How does CBD make you feel?
People describe it sometimes in terms of neutralizing pain and discomfort, or removing stress. For some, that feels like an effect in itself. For others, it’s an exaggerated sense of peace and calm, or just a lack of whatever negative feelings they had experienced before. A CBD-high is an effect that could be described as an anti-effect.
CBD has slight psychoactive effects. But whether you call CBD’s effects a high or not using it or using makes you feel a little different. There are noticeable sensations that many users find as pleasant as those provided by THC. Only THC is intoxicating. While CBD promotes relaxation and calmness, THC produces actual euphoria, and alters perceptions of space and time.
Humans and other mammals have an internal network of chemicals and receptors in the central and peripheral nervous systems called the endocannabinoid system. These receptors, named CB1 and CB2, bind with molecules called ligands (in this case endogenous cannabinoids like anandamide) to control the release of neurotransmitters like glutamate and dopamine. The endocannabinoid receptors, work in concert to affect a variety of processes in the body, such as thought, memory, mood, pain management, and appetite. Although CBD may alter your mood—providing a deep sense of calm and relaxation—it doesn’t change spatial and sensory perception or create euphoria, like THC does.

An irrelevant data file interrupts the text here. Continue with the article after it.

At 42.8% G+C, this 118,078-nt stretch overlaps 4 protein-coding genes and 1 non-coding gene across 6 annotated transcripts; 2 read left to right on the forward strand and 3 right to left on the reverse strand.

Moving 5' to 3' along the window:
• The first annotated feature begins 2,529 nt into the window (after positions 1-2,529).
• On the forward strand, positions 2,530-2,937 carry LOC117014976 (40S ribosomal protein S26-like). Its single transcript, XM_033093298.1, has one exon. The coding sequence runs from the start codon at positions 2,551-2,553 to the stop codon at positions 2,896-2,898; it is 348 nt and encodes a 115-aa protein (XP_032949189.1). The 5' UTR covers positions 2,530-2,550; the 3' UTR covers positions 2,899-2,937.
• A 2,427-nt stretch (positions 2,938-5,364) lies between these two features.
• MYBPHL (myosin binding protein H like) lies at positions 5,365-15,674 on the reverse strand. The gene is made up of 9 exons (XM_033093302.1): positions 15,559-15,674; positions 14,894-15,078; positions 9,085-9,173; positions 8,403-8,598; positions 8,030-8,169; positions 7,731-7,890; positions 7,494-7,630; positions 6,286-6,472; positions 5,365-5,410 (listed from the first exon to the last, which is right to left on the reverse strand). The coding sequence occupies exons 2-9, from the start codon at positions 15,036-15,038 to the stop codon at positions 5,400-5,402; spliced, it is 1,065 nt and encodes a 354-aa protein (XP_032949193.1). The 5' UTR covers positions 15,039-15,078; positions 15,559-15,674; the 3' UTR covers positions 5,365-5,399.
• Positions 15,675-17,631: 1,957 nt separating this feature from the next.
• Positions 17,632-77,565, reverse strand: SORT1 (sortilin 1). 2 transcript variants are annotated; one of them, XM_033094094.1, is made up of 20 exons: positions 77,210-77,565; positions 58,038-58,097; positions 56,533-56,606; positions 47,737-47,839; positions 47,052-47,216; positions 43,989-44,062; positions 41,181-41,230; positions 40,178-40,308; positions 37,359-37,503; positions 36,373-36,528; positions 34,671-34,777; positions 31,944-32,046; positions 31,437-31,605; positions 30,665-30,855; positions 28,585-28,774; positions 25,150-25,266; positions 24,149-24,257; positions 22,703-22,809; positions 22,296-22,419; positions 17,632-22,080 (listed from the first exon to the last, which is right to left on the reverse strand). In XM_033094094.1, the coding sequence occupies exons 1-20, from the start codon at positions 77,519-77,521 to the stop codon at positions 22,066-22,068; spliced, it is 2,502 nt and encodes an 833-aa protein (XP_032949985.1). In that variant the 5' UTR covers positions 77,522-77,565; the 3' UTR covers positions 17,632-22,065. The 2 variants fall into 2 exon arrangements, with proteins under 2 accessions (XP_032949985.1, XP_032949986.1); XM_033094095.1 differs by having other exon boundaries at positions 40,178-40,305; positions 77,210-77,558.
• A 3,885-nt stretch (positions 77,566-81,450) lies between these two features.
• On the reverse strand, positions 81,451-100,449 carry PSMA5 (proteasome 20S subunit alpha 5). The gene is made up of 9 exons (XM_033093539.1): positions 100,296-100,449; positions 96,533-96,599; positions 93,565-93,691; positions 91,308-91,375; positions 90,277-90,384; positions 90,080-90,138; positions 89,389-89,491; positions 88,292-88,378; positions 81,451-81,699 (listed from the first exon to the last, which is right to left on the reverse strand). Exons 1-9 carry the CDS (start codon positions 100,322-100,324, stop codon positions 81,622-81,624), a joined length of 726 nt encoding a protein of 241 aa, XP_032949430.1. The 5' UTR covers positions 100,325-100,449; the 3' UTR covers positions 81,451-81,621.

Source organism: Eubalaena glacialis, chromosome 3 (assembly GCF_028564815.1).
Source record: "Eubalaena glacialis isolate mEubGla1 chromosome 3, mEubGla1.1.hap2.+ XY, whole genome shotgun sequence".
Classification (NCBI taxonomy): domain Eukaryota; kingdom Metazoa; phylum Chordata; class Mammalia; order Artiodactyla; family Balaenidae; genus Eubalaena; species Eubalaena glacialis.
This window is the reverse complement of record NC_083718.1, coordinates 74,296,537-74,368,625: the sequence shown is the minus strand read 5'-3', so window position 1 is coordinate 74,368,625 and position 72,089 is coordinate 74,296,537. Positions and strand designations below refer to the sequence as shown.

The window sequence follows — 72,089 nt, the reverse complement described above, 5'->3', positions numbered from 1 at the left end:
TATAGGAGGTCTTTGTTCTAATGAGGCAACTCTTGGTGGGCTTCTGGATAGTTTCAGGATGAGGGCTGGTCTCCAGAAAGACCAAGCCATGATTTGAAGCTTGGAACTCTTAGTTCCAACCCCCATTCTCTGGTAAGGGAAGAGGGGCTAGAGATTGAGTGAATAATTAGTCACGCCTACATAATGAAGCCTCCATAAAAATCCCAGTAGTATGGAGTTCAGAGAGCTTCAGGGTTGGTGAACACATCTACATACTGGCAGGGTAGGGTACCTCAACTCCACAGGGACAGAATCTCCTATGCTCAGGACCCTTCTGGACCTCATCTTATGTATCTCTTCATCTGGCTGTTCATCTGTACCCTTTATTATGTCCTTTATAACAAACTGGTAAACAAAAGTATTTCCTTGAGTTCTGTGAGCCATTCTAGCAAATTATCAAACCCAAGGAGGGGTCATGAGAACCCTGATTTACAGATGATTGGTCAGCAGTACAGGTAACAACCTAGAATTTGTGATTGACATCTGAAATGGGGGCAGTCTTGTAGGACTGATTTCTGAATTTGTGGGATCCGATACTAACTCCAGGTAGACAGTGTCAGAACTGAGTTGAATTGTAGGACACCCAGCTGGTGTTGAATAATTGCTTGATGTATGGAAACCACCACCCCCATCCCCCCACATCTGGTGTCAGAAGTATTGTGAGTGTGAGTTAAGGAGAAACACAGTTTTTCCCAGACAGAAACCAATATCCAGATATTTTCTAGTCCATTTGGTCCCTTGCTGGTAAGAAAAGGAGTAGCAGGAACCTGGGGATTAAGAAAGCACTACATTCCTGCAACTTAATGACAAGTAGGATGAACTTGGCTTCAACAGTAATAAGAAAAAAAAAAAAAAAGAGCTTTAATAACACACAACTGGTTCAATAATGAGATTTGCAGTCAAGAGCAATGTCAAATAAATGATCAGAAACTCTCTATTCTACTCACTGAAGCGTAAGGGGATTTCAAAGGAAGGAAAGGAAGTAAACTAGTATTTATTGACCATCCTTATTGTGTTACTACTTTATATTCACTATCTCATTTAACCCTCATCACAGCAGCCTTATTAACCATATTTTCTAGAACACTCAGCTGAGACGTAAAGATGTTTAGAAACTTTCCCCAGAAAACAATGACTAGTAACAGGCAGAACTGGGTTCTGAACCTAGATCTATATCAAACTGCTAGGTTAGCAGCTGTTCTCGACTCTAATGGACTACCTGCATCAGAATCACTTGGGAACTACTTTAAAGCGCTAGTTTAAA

Cannabinoids like CBD and THC are not considered dangerous, because they don’t affect the parts of the brain that regulate vital functions of the body. Unlike opioid receptors, the cannabinoid receptors will never signal your lungs to stop breathing. For this reason, it’s practically impossible to overdose on hemp or marijuana.
CBD is thought to be helpful in treating anxiety and insomnia. And while the scientific research isn’t absolutely clear, anxiety, stress and sleep problems are the most common reasons consumers use CBD.
Interestingly, marijuana strains that have significant quantities of both CBD and THC rarely produce the undesirable effects—like paranoia and anxiety—sometimes experienced with weed that’s high in THC but has low CBD content. CBD nullifies the effect of THC on the CB1 receptors, and thereby moderates the psychological effects of its relative.
People that smoke flowers (buds) or high-CBD/low-THC marijuana flowers seem to experience the most obviously psychoactive effects. That may be because the flower contains a higher level of THC than other CBD products.
Smoking speeds the active ingredients entry to the brain (through the lungs) much more quickly than other delivery methods. Using CBD oil tinctures sublingually (under the tongue) is the second-fastest method (though still much slower than inhalation). Using gummies or swallowing a tincture is the slowest, since the CBD must process through the liver before reaching the bloodstream and brain.
Some users may feel the presence of any amount of THC when it’s mixed with CBD. That’s the “entourage effect” theory, which says cannabinoids combine to create more than the sum of their parts.
It’s worth experimenting with different brands of CBD products to see what feels best to you.